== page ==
• Seek medical attention ASAP. Getting into an E.R. immediately after your accident can help both your recovery and your case. You may suffer injuries that you aren't aware of yet and an early hospital visit ensures you receive the important treatment you need right away. It also helps your case and insurance claim by getting documentation of your injuries.
  • Start an insurance claim. Open a claim with the driver's insurance company. Do not give them anything but the most basic information about what happened. Tell them you were hit as a pedestrian, and tell them the day, time and city in which the accident occurred. That's it. They will try to pry more details out of you, but don't share anything until you've consulted with your lawyer. You should also start documenting your expenses: medical bills, lost wages, therapy appointments and any other costs accrued as a result of your accident.
  • Contact Leventhal Lewis. Our pedestrian accident attorneys welcome clients from Denver, Cherry Creek and Aurora, and we're happy to discuss your case for free. We work on a contingency basis, which means that we don't get paid until you do. Our knowledgeable and diligent lawyers are experienced with courtroom litigation and negotiating with insurance companies.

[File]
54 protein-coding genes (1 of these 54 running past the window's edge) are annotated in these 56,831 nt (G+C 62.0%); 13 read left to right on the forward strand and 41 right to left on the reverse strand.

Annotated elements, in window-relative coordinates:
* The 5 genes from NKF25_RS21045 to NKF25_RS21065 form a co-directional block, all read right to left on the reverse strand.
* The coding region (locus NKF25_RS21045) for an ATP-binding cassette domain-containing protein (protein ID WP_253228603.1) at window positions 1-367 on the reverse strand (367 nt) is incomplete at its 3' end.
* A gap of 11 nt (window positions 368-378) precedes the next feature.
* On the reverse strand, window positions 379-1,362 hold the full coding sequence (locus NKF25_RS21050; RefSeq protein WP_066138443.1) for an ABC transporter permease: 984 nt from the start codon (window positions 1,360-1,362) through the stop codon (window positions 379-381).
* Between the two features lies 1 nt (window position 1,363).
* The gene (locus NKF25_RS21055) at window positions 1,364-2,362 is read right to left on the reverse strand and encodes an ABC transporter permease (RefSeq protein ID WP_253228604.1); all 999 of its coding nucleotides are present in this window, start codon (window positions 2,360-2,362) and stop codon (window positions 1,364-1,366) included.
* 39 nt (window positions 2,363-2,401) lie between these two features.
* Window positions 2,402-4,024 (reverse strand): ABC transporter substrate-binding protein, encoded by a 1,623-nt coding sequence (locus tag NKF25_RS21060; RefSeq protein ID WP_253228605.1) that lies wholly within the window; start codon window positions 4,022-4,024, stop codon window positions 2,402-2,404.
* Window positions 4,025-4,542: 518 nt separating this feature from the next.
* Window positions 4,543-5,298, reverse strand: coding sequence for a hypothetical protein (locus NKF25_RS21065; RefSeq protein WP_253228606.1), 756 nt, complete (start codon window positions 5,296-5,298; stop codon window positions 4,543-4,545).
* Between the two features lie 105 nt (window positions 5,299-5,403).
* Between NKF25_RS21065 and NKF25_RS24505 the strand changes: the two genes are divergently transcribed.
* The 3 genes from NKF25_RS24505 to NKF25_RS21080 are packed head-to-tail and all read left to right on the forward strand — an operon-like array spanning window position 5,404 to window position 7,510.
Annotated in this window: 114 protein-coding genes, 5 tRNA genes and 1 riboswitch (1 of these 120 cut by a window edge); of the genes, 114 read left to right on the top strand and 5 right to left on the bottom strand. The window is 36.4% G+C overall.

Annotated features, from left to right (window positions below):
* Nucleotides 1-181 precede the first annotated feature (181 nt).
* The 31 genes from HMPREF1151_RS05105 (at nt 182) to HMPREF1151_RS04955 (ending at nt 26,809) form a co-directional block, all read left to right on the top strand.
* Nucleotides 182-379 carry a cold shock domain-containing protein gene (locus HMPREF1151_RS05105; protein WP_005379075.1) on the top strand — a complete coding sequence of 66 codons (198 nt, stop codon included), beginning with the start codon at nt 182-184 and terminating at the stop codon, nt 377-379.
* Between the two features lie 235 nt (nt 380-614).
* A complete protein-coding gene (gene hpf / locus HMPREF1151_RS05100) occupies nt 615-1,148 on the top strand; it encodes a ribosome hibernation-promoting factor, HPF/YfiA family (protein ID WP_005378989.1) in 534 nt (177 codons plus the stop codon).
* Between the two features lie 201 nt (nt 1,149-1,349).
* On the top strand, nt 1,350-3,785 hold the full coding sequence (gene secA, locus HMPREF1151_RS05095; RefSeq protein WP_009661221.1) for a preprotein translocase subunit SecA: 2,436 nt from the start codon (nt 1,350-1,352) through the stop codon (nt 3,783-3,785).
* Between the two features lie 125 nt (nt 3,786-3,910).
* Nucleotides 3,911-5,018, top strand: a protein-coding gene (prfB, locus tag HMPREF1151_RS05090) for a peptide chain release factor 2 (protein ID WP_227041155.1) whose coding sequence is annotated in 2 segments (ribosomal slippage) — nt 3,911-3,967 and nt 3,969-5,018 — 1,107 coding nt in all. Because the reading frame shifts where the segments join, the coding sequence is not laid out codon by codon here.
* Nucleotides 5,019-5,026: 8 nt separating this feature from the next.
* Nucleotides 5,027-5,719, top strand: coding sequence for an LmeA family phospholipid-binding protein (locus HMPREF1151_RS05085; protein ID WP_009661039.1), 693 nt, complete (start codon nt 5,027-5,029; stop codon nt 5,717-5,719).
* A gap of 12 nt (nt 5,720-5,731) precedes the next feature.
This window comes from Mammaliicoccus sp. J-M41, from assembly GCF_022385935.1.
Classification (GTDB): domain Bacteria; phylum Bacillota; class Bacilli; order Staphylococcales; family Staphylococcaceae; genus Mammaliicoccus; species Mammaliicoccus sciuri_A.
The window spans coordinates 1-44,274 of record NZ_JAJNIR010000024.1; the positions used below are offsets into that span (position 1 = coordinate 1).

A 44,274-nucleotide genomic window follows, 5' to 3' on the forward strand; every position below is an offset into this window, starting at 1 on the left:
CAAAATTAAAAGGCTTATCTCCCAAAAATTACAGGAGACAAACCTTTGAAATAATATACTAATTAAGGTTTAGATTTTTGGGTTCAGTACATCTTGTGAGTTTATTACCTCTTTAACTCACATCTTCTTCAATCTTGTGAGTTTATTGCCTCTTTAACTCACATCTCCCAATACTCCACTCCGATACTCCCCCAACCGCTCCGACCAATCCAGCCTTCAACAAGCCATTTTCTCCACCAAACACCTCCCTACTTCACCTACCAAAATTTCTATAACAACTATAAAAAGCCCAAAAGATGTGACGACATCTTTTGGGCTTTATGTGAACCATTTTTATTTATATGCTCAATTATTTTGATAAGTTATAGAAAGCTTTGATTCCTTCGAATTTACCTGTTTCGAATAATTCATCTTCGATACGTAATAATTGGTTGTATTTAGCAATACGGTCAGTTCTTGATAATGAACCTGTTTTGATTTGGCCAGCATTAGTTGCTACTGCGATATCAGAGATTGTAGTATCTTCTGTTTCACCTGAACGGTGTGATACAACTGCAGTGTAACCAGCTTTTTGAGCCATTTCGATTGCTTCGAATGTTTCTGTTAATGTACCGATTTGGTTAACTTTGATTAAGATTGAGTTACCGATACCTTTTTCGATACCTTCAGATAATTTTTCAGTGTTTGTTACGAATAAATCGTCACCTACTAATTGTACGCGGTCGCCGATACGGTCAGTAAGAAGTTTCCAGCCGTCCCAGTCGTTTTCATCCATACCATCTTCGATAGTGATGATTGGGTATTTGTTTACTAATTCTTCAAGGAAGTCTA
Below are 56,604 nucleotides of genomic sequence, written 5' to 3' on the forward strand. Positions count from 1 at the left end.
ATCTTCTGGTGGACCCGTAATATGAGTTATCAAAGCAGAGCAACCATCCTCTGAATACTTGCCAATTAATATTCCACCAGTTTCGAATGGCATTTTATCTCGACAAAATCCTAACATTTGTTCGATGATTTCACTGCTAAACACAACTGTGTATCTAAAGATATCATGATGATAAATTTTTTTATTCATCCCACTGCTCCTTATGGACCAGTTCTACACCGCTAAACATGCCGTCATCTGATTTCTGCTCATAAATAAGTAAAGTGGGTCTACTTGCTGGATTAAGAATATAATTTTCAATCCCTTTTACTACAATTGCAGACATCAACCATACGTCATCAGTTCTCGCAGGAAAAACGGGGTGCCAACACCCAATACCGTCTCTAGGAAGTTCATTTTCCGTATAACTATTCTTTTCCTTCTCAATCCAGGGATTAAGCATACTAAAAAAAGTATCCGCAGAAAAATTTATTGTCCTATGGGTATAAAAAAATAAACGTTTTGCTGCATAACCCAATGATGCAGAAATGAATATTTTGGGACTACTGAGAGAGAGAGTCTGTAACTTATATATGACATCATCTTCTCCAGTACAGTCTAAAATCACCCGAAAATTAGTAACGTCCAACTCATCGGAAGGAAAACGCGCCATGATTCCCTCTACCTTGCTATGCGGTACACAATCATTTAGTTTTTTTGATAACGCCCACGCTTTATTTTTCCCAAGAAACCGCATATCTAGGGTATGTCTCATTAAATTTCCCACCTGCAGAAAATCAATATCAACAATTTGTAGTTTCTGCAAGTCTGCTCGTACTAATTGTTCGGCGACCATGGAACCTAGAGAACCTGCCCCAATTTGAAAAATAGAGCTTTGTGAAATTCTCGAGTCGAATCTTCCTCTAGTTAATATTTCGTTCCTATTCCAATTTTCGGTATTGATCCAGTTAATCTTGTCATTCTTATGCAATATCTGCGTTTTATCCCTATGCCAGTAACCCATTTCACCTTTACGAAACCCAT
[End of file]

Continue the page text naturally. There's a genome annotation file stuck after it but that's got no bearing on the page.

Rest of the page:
Damages for Your Injuries

Whatever caused your accident, our pedestrian accident lawyers will investigate your case to determine the responsible parties and build your best possible case to recover the maximum compensation you deserve. You may be eligible to receive compensation for:

  • Current and future medical expenses
  • Lost wages and earning potential
  • Loss of spousal or parental support
  • Pain and suffering

At Leventhal Lewis, we strive to take the worry out of your legal case so you and your family can focus on healing. We will conduct a comprehensive investigation of your case and advise you on your best legal strategy moving forward. We understand that ultimately, the decision whether to take a settlement or pursue a trial is yours, and we will give you all of the information you need, including our recommendations, in order to make a decision you are comfortable with.

Have you been seriously harmed as a pedestrian because of a negligent driver in Cherry Creek, Aurora or Denver? Contact Leventhal Lewis today online for your free consultation with our experienced pedestrian accident attorneys. We will aggressively fight for your rights, and we don't get paid until you do.